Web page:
Interestingly, the spontaneous myogenic differentia- tion of the majority of mutant satellite cells in this modelseems to start with G (quiescent) satellite cells without entry into S phase in vivo. This action of S1P on satellite cell activationand muscle regeneration is in line with the proliferative, proinflammatory (through COX-2) and antiapoptotic(through inhibition of caspase-3 and BAX) functions ofS1P-mediated pathways in general.

C) SPHINGOLIPID SIGNALING . Sphingolipids are a large group

  Upon injury, the transcription of HGF is increased in pro- portion to the degree of injury, and an active form of HGFis released from the ECM without the need of proteolytic cleavage of pro-HGF (484, 520, 521, 525, 569). The activation of satel-lite cells by HGF is due to both transcription activation ofHGF in satellite cells and release of HGF from the ECM byMMPs, which coordinately function in an autocrine and paracrine fashion to induce the proliferation of satellitecells.

3. ECM and associated factors


  In contrast to IGF-I-induced musclehypertrophy, IGF1R IGF can function in endocrine, autocrine, and paracrine fashions to promote satellite cell proliferation and differen-tiation, but all of these are mediated by IGF-I binding to the mutant mice are !40% lighter compared with the weight of wild-type mice at birth, andthis defect persists postnatally (133). # mutant mice revealed severe muscle re- generation defects characterized by a reduction in MyoD YIN, PRICE, AND RUDNICKI Activated satellite cells and cultured myoblasts express in- sulin-like growth factor binding proteins (IGFBPs), whichare a family of secreted proteins that specifically bind IGFs and function as carriers during circulation and regulate IGF turnover, transport, and half-life (reviewed in Ref.253).


  Re- cent observations regarding the effect of fibrosis on thestiffness of the ECM raise the question as to whether in- creased depositions from fibroblasts or adipocytes can altermyofiber stiffness and therefore affect the physiological roles attributed to satellite cells (152; discussed in sect. Once homeostasis of muscle is achieved, the proximity of satellite cells and periendothelial cells permits angiopoi-etin-1, which is secreted by periendothelial cells, to bindTie-2 receptors on satellite cells to simultaneously stabilize vessels and promote satellite cell quiescence (4, 100).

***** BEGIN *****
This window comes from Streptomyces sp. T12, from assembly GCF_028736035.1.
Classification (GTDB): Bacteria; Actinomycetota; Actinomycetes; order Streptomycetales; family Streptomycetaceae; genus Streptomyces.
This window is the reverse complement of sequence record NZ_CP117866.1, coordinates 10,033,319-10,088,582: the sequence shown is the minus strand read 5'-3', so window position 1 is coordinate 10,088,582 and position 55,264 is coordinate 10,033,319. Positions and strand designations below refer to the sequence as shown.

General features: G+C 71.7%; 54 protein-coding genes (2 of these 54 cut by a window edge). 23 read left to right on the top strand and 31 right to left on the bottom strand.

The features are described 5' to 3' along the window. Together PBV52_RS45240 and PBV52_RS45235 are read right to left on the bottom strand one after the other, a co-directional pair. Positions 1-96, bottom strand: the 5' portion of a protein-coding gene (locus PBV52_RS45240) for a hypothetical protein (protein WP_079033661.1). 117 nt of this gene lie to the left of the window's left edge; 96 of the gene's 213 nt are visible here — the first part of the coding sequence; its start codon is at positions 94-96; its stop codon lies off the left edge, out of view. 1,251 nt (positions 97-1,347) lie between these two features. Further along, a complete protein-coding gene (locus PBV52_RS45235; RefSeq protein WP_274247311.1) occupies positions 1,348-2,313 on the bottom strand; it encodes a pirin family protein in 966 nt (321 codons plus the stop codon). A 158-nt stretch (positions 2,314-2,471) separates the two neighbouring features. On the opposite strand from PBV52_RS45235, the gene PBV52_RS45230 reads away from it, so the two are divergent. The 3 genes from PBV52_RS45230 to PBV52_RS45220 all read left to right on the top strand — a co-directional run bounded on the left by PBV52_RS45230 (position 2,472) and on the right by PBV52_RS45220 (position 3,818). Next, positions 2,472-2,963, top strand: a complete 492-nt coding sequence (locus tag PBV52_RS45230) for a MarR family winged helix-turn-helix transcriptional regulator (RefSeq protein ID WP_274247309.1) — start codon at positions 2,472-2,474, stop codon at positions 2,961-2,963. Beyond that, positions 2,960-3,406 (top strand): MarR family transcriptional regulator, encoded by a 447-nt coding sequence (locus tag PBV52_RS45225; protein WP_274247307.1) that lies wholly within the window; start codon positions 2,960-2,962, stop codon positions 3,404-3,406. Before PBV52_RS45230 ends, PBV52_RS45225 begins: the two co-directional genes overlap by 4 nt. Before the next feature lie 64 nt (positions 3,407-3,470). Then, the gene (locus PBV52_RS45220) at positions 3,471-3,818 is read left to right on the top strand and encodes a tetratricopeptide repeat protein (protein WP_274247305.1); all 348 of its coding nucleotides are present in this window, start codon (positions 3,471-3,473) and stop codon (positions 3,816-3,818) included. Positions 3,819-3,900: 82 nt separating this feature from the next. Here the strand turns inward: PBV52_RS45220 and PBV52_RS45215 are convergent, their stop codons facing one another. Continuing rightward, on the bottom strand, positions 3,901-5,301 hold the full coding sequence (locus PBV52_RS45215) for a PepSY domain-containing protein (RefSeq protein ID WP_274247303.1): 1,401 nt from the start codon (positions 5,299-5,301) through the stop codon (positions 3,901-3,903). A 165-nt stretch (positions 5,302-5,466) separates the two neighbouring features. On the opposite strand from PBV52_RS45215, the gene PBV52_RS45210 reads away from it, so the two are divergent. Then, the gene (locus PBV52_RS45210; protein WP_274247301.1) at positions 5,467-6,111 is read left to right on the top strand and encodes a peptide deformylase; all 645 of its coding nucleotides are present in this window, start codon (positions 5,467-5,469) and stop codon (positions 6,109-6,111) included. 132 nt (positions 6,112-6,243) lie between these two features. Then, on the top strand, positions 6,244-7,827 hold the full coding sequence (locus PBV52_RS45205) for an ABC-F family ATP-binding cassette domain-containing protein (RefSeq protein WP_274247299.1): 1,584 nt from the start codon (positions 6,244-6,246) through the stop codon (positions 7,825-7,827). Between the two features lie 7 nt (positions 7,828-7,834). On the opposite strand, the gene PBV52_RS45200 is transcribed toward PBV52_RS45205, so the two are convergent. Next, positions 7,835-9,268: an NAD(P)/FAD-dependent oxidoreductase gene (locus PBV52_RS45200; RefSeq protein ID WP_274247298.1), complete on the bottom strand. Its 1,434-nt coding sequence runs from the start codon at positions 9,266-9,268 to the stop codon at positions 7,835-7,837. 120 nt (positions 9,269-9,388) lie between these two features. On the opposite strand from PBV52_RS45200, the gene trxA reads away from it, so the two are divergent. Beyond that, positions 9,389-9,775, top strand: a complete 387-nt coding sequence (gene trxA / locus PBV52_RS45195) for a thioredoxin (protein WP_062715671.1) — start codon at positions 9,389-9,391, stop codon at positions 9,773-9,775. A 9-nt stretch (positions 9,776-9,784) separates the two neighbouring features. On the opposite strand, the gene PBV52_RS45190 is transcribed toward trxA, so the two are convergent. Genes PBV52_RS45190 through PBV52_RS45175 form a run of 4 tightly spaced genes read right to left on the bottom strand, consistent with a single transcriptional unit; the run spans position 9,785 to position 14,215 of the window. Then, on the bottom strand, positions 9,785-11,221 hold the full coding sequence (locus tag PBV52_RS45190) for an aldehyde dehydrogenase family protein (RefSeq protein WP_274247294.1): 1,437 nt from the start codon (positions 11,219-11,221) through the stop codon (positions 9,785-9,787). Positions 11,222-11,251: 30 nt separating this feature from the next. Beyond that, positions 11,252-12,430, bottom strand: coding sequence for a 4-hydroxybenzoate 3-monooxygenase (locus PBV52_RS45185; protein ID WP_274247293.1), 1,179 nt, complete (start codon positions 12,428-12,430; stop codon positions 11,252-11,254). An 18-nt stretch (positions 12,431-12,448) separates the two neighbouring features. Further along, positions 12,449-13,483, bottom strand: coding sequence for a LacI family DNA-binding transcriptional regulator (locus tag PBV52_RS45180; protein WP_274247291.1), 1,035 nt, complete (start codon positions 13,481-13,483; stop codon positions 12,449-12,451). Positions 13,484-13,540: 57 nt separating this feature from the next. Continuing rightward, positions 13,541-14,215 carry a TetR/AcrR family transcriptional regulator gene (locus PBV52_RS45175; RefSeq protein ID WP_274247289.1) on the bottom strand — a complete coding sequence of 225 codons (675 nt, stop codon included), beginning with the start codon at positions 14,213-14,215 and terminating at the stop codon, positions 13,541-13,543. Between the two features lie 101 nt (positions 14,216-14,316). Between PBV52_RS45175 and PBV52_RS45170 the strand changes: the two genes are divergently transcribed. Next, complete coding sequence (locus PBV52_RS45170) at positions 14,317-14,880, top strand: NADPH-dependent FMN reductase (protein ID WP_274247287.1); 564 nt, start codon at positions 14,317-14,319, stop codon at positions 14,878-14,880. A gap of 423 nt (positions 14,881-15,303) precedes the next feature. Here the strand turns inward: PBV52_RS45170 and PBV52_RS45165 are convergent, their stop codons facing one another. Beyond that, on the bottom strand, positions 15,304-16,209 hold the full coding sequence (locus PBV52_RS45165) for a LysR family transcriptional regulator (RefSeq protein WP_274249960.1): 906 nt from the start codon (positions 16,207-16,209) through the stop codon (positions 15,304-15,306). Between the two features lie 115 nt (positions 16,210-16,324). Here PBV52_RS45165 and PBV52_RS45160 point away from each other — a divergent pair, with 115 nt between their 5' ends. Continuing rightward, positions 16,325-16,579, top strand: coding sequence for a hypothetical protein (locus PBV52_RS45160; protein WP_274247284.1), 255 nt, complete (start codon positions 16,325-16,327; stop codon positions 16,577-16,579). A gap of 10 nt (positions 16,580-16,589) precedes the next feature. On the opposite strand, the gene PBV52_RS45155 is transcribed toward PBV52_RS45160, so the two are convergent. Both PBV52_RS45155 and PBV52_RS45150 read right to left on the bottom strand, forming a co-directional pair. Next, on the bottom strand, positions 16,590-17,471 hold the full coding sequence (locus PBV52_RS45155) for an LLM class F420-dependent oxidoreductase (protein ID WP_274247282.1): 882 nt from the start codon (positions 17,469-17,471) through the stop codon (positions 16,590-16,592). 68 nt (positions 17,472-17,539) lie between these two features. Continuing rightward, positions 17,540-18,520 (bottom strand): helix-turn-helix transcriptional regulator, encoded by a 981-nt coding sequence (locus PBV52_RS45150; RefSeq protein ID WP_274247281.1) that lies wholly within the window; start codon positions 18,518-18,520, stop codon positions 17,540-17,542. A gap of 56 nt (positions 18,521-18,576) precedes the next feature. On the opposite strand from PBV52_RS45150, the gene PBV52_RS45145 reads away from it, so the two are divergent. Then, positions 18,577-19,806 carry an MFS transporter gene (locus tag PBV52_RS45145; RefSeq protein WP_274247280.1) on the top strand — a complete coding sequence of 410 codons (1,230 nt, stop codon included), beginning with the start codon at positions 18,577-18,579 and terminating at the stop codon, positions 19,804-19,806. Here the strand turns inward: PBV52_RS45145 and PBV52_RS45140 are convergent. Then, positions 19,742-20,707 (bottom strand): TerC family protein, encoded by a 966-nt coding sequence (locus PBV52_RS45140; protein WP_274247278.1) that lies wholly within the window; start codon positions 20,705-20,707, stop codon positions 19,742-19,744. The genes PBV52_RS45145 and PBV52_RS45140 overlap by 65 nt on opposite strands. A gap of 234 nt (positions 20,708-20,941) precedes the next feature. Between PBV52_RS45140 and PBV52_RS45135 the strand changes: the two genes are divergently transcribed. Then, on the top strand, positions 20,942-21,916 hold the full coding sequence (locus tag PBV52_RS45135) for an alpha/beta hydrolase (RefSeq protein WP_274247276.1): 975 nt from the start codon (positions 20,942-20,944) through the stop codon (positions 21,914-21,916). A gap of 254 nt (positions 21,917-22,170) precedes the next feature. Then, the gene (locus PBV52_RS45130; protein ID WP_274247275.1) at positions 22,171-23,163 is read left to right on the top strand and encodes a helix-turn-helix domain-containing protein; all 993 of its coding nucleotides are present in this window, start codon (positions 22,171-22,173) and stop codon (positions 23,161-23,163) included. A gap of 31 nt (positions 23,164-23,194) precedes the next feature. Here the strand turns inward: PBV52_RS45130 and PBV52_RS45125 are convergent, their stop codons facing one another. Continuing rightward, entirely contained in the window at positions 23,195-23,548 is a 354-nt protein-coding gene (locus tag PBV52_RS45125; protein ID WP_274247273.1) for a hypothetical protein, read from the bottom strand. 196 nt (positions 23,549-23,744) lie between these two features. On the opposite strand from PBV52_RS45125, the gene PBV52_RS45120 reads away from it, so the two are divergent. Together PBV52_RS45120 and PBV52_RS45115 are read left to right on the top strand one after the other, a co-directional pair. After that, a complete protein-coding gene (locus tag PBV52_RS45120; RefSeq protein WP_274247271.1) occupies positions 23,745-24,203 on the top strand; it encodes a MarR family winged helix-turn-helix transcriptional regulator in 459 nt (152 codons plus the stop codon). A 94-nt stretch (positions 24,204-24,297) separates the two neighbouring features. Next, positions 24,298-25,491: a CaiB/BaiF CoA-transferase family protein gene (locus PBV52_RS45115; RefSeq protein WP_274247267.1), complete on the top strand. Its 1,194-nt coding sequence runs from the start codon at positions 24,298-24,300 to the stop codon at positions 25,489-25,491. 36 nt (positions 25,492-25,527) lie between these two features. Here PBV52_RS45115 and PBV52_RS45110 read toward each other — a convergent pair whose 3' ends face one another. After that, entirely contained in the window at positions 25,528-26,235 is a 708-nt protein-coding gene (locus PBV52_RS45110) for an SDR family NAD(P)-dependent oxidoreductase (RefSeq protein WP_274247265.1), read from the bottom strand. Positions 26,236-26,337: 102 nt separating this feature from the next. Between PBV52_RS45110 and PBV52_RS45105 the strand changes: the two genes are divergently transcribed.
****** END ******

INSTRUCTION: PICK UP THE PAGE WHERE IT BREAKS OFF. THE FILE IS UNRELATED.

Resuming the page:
2. Systemic milieu


  Furthermore, it was shown that the proliferation of sat- ellite cells from IL-6 #/# mice was impaired both in vivo and in vitro, which is due to the attenuation of STAT3signaling (480). 1) maintaining a sustainable reservoir of stem cells, 2) pro- Compelling evidence indicates that adult satellite cells rep- resent a heterogeneous population of stem cells and com-mitted myogenic progenitors in skeletal muscle.

D) NITRIC OXIDE . NO is a diffusible small molecule, which can

  Loss of nNOS from the sarco-lemma (e.g., as a result of a dystrophin deficiency) leads to inflammation and myofiber lysis, implicating a protectivefunction for NO in skeletal muscle (89). If so, the broad interest of future studies should focus on identification of the intrinsic andextrinsic regulatory mechanisms that govern satellite cell commitment and differentiation throughout the muscle re-generation.

G. PW1 gene/paternally expressed gene 3 (PW1/Peg3) identifies multiple adult stem and progenitor cell populations. Proc Natl Acad Sci USA 108: 11470 –11475, 2011

  Satellite cell proliferation and increase in the number of myonuclei induced by testosterone in the levator ani muscle of the adult female rat. Skeletal muscle cells lacking the retino- blastoma protein display defects in muscle gene expression and accumulate in S andG 2 phases of the cell cycle.

F. Mutations in the caveolin-3 gene cause autosomal dominant limb-girdle muscular dystrophy. Nat Genet 18: 365–368, 1998

  Satellite cell proliferation and the expression of myogenin and desmin in regenerating skeletal muscle: evidence for twodifferent populations of satellite cells. Expression of functional CXCR4 by muscle satellite cells and secretionof SDF-1 by muscle-derived fibroblasts is associated with the presence of both muscle progenitors in bone marrow and hematopoietic stem/progenitor cells in muscles.